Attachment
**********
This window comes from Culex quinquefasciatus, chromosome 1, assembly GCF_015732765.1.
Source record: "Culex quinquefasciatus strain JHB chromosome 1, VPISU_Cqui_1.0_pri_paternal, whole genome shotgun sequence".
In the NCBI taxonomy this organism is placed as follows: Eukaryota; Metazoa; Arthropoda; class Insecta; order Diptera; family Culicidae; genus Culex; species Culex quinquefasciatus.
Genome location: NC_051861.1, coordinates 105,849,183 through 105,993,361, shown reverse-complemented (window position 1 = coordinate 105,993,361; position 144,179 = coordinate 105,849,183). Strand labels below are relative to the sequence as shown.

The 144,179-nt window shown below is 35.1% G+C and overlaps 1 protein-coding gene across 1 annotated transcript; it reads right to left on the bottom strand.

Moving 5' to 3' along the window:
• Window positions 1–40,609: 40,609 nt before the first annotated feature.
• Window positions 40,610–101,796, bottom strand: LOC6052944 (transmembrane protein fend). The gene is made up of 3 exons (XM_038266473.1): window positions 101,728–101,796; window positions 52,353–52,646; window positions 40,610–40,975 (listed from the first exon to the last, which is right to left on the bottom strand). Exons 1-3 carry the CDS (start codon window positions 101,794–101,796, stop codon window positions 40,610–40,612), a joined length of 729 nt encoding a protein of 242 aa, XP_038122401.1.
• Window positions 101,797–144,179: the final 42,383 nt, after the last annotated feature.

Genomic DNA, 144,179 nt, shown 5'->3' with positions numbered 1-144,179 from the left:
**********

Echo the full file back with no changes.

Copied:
This window comes from Culex quinquefasciatus, chromosome 1, assembly GCF_015732765.1.
Source record: "Culex quinquefasciatus strain JHB chromosome 1, VPISU_Cqui_1.0_pri_paternal, whole genome shotgun sequence".
In the NCBI taxonomy this organism is placed as follows: Eukaryota; Metazoa; Arthropoda; class Insecta; order Diptera; family Culicidae; genus Culex; species Culex quinquefasciatus.
Genome location: NC_051861.1, coordinates 105,849,183 through 105,993,361, shown reverse-complemented (window position 1 = coordinate 105,993,361; position 144,179 = coordinate 105,849,183). Strand labels below are relative to the sequence as shown.

The 144,179-nt window shown below is 35.1% G+C and overlaps 1 protein-coding gene across 1 annotated transcript; it reads right to left on the bottom strand.

Moving 5' to 3' along the window:
• Window positions 1–40,609: 40,609 nt before the first annotated feature.
• Window positions 40,610–101,796, bottom strand: LOC6052944 (transmembrane protein fend). The gene is made up of 3 exons (XM_038266473.1): window positions 101,728–101,796; window positions 52,353–52,646; window positions 40,610–40,975 (listed from the first exon to the last, which is right to left on the bottom strand). Exons 1-3 carry the CDS (start codon window positions 101,794–101,796, stop codon window positions 40,610–40,612), a joined length of 729 nt encoding a protein of 242 aa, XP_038122401.1.
• Window positions 101,797–144,179: the final 42,383 nt, after the last annotated feature.

Genomic DNA, 144,179 nt, shown 5'->3' with positions numbered 1-144,179 from the left: